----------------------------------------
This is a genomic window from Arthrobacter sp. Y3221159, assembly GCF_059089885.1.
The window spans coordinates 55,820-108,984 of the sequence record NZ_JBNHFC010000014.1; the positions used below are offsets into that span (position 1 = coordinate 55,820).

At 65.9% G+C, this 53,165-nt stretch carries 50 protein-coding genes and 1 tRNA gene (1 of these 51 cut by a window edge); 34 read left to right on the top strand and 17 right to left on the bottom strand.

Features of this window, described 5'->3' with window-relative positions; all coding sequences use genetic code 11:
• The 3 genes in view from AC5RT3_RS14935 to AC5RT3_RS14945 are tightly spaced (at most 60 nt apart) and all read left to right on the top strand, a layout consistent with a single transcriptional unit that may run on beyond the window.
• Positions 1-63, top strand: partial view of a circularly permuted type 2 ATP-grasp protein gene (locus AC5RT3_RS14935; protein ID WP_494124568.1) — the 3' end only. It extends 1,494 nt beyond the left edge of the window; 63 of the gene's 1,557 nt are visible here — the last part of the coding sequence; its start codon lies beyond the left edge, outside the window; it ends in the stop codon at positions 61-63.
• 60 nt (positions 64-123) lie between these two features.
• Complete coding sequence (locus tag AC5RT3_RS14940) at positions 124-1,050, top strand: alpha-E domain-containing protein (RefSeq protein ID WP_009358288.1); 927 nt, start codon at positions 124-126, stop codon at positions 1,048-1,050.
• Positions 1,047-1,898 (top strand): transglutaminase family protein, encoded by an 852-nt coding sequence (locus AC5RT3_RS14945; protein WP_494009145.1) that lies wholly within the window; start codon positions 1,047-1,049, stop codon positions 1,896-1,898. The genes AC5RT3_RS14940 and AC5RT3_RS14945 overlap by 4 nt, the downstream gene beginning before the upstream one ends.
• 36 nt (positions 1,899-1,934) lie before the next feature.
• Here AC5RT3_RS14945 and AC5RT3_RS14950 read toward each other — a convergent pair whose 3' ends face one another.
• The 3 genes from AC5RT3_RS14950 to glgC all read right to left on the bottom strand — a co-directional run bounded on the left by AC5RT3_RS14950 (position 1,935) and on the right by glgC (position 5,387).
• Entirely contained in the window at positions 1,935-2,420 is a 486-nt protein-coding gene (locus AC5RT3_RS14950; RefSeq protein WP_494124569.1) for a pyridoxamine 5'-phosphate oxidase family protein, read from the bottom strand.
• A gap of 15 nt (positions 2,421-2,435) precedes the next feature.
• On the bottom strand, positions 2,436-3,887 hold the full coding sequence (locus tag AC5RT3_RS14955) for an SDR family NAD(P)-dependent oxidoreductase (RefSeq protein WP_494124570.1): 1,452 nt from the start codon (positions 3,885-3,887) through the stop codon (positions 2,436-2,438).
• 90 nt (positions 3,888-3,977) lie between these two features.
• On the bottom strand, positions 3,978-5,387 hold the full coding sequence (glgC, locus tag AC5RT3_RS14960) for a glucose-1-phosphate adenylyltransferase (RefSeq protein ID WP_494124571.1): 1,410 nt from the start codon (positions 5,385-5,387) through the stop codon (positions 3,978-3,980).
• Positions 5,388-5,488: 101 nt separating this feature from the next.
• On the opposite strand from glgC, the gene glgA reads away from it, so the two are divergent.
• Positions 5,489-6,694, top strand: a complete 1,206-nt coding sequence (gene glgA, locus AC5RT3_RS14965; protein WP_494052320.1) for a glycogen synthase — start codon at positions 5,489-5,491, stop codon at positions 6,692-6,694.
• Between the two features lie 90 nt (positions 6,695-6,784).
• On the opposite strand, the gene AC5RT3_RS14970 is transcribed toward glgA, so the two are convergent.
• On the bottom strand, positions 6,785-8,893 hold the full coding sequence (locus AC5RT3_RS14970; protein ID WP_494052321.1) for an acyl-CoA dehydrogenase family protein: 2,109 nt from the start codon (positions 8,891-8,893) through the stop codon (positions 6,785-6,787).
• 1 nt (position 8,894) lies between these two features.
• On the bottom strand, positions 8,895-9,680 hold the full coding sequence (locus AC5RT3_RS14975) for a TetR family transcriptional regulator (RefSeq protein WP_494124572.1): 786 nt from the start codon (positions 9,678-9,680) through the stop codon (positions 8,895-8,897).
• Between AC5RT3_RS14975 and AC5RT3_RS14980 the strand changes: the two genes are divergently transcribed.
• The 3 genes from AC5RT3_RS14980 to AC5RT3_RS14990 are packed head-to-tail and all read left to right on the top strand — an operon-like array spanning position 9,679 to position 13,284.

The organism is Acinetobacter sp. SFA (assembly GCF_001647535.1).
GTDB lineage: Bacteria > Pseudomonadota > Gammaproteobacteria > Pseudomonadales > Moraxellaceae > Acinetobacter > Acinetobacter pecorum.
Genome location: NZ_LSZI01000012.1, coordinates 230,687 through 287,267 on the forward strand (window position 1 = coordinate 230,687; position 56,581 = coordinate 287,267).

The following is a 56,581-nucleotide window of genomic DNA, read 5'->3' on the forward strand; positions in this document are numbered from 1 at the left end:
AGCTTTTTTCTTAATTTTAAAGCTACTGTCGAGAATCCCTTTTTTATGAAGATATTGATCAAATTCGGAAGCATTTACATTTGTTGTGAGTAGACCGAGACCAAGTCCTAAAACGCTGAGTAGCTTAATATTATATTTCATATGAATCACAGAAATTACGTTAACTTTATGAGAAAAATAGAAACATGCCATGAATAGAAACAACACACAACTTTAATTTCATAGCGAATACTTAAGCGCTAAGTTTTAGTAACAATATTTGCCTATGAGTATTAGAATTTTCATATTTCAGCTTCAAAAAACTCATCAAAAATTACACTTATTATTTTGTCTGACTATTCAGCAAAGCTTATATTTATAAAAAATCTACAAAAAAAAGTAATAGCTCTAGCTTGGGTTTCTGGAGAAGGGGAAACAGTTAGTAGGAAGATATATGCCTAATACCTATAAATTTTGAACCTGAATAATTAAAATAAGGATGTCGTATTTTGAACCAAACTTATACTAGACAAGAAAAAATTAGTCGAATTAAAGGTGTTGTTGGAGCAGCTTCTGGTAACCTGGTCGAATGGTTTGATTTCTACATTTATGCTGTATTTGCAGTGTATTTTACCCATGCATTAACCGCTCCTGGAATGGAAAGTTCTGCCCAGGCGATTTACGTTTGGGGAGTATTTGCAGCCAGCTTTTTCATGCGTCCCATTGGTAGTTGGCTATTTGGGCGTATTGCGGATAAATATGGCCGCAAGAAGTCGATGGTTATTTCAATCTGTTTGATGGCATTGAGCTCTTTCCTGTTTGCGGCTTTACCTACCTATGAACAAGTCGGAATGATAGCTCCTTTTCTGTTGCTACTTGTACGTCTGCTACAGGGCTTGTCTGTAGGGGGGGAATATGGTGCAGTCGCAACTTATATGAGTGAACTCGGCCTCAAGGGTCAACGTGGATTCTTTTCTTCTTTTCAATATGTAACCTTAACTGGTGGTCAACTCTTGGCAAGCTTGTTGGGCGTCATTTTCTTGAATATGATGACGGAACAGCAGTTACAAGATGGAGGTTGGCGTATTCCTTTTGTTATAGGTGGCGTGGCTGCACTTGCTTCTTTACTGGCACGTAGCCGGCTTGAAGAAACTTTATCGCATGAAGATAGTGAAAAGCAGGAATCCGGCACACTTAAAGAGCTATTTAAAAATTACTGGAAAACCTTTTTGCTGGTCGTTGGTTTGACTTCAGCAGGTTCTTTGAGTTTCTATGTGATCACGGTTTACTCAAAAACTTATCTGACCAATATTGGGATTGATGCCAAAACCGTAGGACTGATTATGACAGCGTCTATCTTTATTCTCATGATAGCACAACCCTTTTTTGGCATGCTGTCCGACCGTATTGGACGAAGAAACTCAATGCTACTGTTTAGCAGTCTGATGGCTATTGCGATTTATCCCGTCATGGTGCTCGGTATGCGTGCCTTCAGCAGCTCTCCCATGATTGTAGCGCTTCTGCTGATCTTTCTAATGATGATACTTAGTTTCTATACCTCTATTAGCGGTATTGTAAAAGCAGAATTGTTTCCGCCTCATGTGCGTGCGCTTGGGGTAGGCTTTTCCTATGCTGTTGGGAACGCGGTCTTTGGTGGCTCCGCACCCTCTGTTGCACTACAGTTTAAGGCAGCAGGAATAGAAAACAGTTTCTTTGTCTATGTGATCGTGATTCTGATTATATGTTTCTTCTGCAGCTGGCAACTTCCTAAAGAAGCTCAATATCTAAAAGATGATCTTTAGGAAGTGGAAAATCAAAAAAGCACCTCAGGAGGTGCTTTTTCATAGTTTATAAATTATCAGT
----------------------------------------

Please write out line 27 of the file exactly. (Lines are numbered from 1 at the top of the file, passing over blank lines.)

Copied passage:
• The 3 genes from AC5RT3_RS14980 to AC5RT3_RS14990 are packed head-to-tail and all read left to right on the top strand — an operon-like array spanning position 9,679 to position 13,284.